Wednesday, October 05, 2011

“Bullying: It Stops Here”

Anderson Cooper 360° Town Hall “Bullying: It Stops Here” October 9
AC360 week-long series begins October10

CNN, Facebook, Cartoon Network and Time Inc. have teamed up for a special multi-platform effort aimed at taking a stand to help stop the bullying crisis. Anderson Cooper 360° will air a week-long series focused on bullying in addition to a town hall hosted at Rutgers, The State University of New Jersey, marking the one year anniversary of Rutgers freshman Tyler Clementi.’s death.
Anderson Cooper will reveal the results of a six-month long pilot study that provide new insight about why kids bully each other and how parents and educators can more effectively stop the problem. In partnership with University of California sociologist Dr. Robert Faris, this groundbreaking investigation involving over 700 junior and high school students will explore the complex social dynamic of bullying, and how certain students hold the key to stopping the problem.
“Too many kids have died already; too many kids are living in fear. At AC360 we decided to look into the problem by sponsoring an extensive study of bullying in one school to better understand the dynamics “said Cooper “what we learned by focusing on one school was eye opening. The problem of bullying is far more complex than it is often portrayed, and while there are no easy solutions, we’ve learned some things that lead me to believe that with enough attention, we can make life better for kids”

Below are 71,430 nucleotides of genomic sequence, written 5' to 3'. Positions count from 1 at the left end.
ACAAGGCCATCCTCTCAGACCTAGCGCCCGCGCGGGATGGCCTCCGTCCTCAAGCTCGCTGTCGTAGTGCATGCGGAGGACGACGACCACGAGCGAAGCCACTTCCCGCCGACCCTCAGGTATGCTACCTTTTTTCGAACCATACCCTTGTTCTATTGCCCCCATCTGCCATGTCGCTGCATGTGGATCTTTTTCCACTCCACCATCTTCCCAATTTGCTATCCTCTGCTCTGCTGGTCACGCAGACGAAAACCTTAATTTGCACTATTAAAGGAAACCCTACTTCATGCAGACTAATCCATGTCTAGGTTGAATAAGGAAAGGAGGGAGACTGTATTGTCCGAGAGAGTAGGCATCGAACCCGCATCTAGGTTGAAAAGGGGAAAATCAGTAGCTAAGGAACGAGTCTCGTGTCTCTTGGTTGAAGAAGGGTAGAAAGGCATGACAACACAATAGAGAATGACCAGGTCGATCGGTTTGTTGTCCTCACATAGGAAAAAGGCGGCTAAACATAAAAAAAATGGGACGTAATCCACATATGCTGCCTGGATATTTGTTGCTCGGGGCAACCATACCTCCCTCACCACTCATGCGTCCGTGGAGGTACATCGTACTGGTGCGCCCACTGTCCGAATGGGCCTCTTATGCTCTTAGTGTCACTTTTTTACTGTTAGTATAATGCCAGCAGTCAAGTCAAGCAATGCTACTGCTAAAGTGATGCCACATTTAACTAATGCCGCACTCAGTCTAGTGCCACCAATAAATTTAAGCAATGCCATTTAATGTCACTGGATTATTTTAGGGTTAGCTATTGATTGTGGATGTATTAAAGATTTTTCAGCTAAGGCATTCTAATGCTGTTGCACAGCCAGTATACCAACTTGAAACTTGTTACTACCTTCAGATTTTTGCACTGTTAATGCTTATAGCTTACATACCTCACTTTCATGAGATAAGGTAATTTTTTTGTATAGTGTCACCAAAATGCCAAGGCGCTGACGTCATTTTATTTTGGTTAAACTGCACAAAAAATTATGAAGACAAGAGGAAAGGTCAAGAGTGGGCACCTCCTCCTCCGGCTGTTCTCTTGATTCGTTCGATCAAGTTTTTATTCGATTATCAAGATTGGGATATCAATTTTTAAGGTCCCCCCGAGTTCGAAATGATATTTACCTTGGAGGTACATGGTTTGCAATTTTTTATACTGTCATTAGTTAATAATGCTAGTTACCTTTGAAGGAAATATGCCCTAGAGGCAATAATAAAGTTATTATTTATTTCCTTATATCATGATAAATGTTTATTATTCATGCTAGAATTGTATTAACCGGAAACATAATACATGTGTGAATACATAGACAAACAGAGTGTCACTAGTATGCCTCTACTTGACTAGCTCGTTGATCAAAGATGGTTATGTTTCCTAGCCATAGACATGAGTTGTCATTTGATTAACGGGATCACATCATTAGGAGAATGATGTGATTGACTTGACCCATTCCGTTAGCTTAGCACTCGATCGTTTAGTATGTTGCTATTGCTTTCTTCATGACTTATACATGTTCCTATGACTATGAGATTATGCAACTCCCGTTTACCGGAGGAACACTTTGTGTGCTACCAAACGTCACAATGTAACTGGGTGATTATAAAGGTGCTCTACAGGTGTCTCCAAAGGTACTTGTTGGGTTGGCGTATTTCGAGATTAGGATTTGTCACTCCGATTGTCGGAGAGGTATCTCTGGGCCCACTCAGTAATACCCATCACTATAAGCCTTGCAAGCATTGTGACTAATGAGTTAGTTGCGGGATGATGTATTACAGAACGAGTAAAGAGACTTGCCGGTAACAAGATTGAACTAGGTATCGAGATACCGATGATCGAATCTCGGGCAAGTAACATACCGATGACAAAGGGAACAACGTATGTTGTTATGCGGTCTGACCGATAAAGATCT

Bullying: It Stops here, An Anderson Cooper Special Report will feature guests including actor and bullying prevention activist Jane Lynch , psychologist and talk-show host Dr. Phil McGraw; who has testified before Congress about bullying prevention, talk show host and mother of three Kelly Ripa, and Rosalind Wiseman; best-selling author “Queen Bees and Wannabees”. Along with a special audience of students, parents, educators and policy makers, Cooper and guests will question whether new legislation, laws and significant media attention has helped the bullying prevention efforts.
The town hall, titled Bullying: It Stops Here will premiere Sunday, October 9 at 8pm ET and will re-air on October 14 at 8 and 10 pm ET.
Beginning October 10, Anderson Cooper 360° will air a week-long series which will move the conversation forward with solution oriented, original research that will help families and educators to better understand this serious problem impacting children. Cooper sheds new light into the world of bullies, uncovering counter intuitive information about what motivates kids’ aggression that might surprise viewers. Cooper will uncover some universal truths about bullying in schools across the country by speaking with UC sociologist Faris and bullying expert Rachel Simmons, best-selling author of “Odd girl Out”. Anderson Cooper 360° airs weeknights at 8 and 10pm ET on CNN.
Earlier this month, Facebook and Time Warner Inc. announced the launch of the Stop Bullying: Speak Up Social Pledge App, an interactive social media pledge that enables educators, parents and students to make a personal commitment—and recruit others to join them—to help stop bullying.